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PPP’s Top Ten Archival Finds 2011-2012: Part 2

December 31, 2012

As promised, here are the remaining five historical discoveries from 2011-2012 as we at Priceless Photo Preservation continue to celebrate a highly successful first year that saw us scan thousands of photographs and slides and convert hundreds of hours of home movies and videos for residents of southeast Michigan. Contact us any time if you have any preservation needs at

As we noted yesterday, we do not own these materials or have any of the rights to them, so please do not contact us asking for copies, etc. We are showing these discoveries only after receiving permission from our clients, who retain all rights to the material when we convert and digitize their items.

Here’s the rest of the countdown, which concludes with a rare historical snippet from 50 years ago that hardly anyone has seen.

No. 5 – Michigan Football game footage, likely from the 1930s.

This is one of our first jobs. And it comes at the beginning of a lengthy 16mm reel filmed by a Michigan alumnus, Ovid Weldon. For a U-M football game during an unknown year, though we believe we have narrowed it down to the early 30s, Weldon somehow was allowed to film a game from field level. And we see about a minute of action that includes not only game footage, but two Michigan marching bands in action. This video received extensive coverage on Ann, which resulted in yielding some useful clues from observant readers as to when it took place. This is some of the earliest known film of the Wolverines playing at Michigan Stadium (which is quite empty, as you will see).

No. 4 – Opening Ceremonies of the 1952 Winter Olympics in Oslo, Norway.

One thing we keep telling our clients about film is that it doesn’t matter how old the footage is, the color and the picture itself is likely to be fine. Nothing typifies this more than this wonderful 8mm film clip that shows the highlights of the 1952 Winter Olympic opening ceremonies. Filmed by the father-in-law of a PPP client, who was the coach of the US Speedskating team, the film is incredibly vivid and full of great details. We’ve embedded two clips below: One of the opening ceremonies, the other of figure skating practice after the games got underway. It is possible that the pair skaters are Karol and Peter Kennedy, who won the silver medal. The female skater — whom we see more of up close, practicing her figures — could be silver medalist Tenley Albright, who went on to win gold at the 1956 Winter Games in Italy.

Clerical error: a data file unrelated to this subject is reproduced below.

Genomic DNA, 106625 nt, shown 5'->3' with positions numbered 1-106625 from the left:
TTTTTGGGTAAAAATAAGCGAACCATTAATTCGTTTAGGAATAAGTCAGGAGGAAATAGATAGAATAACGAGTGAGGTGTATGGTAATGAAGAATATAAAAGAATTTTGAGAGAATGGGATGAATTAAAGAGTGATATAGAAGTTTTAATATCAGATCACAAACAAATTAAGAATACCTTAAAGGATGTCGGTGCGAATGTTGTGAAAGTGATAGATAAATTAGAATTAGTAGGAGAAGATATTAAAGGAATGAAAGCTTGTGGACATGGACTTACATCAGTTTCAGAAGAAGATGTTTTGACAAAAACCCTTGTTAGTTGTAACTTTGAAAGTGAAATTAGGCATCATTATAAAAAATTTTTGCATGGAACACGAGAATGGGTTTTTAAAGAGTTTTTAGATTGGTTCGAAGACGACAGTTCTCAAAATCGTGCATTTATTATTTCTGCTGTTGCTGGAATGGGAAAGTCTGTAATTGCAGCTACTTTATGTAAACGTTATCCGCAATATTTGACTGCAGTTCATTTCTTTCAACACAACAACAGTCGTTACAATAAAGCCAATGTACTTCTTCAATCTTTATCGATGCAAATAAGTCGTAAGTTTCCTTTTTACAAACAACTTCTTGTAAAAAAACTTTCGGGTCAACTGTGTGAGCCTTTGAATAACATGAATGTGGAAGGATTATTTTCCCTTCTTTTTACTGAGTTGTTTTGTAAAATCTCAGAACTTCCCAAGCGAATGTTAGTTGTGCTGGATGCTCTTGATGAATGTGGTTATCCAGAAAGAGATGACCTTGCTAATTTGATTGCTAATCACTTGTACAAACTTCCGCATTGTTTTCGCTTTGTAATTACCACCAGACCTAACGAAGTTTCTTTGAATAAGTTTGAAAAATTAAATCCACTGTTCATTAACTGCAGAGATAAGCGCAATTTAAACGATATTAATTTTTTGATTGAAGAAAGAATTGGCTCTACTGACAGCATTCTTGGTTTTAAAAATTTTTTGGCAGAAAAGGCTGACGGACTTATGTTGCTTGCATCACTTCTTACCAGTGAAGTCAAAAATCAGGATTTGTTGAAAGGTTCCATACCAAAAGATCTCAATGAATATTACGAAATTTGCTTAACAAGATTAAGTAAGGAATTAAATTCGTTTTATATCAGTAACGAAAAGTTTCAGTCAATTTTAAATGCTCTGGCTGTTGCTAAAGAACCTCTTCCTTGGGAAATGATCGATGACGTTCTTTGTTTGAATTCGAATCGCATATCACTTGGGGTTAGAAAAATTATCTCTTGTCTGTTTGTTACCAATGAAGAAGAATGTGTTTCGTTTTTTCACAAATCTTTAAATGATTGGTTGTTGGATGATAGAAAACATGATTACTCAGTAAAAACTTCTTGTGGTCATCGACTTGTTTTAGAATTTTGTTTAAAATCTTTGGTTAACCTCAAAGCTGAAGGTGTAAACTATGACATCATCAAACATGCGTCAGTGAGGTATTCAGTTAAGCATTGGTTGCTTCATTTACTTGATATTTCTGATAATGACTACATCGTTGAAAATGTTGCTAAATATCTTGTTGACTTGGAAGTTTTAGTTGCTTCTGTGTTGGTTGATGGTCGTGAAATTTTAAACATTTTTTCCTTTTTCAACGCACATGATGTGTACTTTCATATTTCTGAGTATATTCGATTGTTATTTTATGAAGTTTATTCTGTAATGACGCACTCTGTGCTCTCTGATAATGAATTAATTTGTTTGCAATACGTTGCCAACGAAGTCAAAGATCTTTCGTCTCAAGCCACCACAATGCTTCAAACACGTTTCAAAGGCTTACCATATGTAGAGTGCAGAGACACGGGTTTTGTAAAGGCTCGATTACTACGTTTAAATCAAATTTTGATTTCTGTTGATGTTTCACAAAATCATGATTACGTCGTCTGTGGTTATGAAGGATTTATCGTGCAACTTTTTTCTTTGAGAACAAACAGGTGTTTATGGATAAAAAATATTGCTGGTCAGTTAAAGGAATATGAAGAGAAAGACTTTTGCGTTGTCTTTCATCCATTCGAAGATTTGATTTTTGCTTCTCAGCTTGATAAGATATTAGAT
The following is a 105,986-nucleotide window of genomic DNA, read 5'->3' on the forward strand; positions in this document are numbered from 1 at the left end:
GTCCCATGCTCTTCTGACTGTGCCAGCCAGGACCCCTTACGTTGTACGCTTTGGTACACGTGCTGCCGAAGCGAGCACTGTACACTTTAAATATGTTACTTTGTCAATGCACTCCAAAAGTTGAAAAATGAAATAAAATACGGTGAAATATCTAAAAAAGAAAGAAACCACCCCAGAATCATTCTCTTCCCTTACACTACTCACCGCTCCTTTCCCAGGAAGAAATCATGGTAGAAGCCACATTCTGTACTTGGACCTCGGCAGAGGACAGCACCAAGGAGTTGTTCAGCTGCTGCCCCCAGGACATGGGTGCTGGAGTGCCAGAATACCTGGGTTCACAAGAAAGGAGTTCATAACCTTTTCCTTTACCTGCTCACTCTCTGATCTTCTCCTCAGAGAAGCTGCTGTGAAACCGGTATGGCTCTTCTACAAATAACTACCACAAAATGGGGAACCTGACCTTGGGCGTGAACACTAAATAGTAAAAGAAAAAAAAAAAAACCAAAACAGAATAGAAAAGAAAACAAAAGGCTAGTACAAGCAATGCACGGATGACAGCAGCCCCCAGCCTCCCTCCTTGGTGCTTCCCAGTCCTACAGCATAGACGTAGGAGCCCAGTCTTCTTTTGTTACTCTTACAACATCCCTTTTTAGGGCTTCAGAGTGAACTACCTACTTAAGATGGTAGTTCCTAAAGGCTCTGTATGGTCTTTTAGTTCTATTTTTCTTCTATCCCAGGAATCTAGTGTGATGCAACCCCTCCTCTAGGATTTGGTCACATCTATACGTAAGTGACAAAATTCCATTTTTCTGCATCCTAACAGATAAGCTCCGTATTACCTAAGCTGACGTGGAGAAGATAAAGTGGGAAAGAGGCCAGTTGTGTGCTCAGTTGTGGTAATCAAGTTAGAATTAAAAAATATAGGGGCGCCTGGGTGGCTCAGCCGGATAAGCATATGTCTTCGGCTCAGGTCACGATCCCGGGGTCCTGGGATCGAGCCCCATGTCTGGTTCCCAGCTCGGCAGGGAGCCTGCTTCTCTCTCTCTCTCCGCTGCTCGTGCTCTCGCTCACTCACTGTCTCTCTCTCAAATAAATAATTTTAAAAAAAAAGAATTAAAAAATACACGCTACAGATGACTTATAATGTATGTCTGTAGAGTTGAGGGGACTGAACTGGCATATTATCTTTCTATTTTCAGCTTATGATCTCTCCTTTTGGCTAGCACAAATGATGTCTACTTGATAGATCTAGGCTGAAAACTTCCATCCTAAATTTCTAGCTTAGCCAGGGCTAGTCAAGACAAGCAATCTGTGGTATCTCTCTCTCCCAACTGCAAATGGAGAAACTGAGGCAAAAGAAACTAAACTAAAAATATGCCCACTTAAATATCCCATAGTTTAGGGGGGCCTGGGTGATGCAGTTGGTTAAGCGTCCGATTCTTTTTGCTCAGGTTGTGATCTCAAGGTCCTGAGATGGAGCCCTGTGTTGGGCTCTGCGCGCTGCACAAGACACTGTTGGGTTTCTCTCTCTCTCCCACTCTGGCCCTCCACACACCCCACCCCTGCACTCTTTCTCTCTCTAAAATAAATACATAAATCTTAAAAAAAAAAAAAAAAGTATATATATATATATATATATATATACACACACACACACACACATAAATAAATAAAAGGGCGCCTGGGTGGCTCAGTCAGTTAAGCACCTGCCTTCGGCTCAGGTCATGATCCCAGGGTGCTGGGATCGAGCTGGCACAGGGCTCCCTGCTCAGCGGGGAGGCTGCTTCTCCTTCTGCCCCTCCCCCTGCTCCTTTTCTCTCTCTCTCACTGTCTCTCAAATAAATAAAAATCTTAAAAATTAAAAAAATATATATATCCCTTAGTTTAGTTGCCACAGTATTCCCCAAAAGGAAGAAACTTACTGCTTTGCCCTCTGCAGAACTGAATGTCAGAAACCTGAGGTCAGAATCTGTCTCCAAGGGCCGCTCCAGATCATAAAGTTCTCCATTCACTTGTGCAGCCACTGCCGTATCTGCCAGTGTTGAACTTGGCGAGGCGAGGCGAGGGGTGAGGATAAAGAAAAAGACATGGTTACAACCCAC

No. 3 – The Tet Offensive from a Saigon balcony in January, 1968

Unquestionably the most chilling footage we converted  in 2012, this was shot by Air America pilot Alex P. Goodkin from the balcony of his Saigon apartment in January 1968 when the North Vietnamese engaged in a series of surprise attacks in the city on the day of Vietnam’s biggest holiday. Though the Communist forces were defeated, it is considered a major turning point in the war because it contradicted what a lot of US officials were saying: That the North Vietnamese were on the ropes and were incapable of any major offensives against US and South Vietnamese forces. Though the film does not show any combat, we see smoke from explosions, the wounded being carted to a hospital next door to the apartment complex and one particularly stomach-churning scene when a South Vietnamese soldier assaults a civilian whom he probably suspects of  being Viet Cong. Some of Goodkin’s other films are at University of Texas-Dallas, which has the definitive Air America archive. Air America, by the way, was an airline that the CIA operated in southeast Asia that was accused of funneling money, arms and drugs to the anti-communist forces. It was also the subject of a much-despised 1990 movie starring Mel Gibson and Robert Downey Jr. Please note that this conversion was completed before PPP upgraded its equipment to include specially modified flicker-free projectors and is not in HD to allow the full 23 minutes to be uploaded to YouTube. .

No. 2: Color movie of 1939 Downtown Ann Arbor

PPP’s most popular conversion project, this 60+minute is a movie put together by a Ohio production company to promote businesses in Ann Arbor. Though it is silent, it is in full color – and very little fading has taken place in the last 70 years. Rather than embed all the different YouTube videos, we figured you’d get more of a kick out of this great article written about it on and all the comments from people enthralled by this rare glimpse of the way things used to be in Tree Town before World War II.

No. 1: JFK and Jackie in Hyannis, Mass., c. 1962

As promised, we’ve saved our newest and most remarkable discovery for last. This was film shot by the father of a PPP client. The family was from New England and used to spend its summers in the beach communities of Massachusetts and New Hampshire. Apparently, one of those communities was Hyannisport, where the Kennedy family has its compound. This 19-second snippet shows John F. Kennedy and his wife Jackie emerging from a car to attend Sunday mass at the community’s local church. We have edited the footage so that you can see the footage slowed down and close up.

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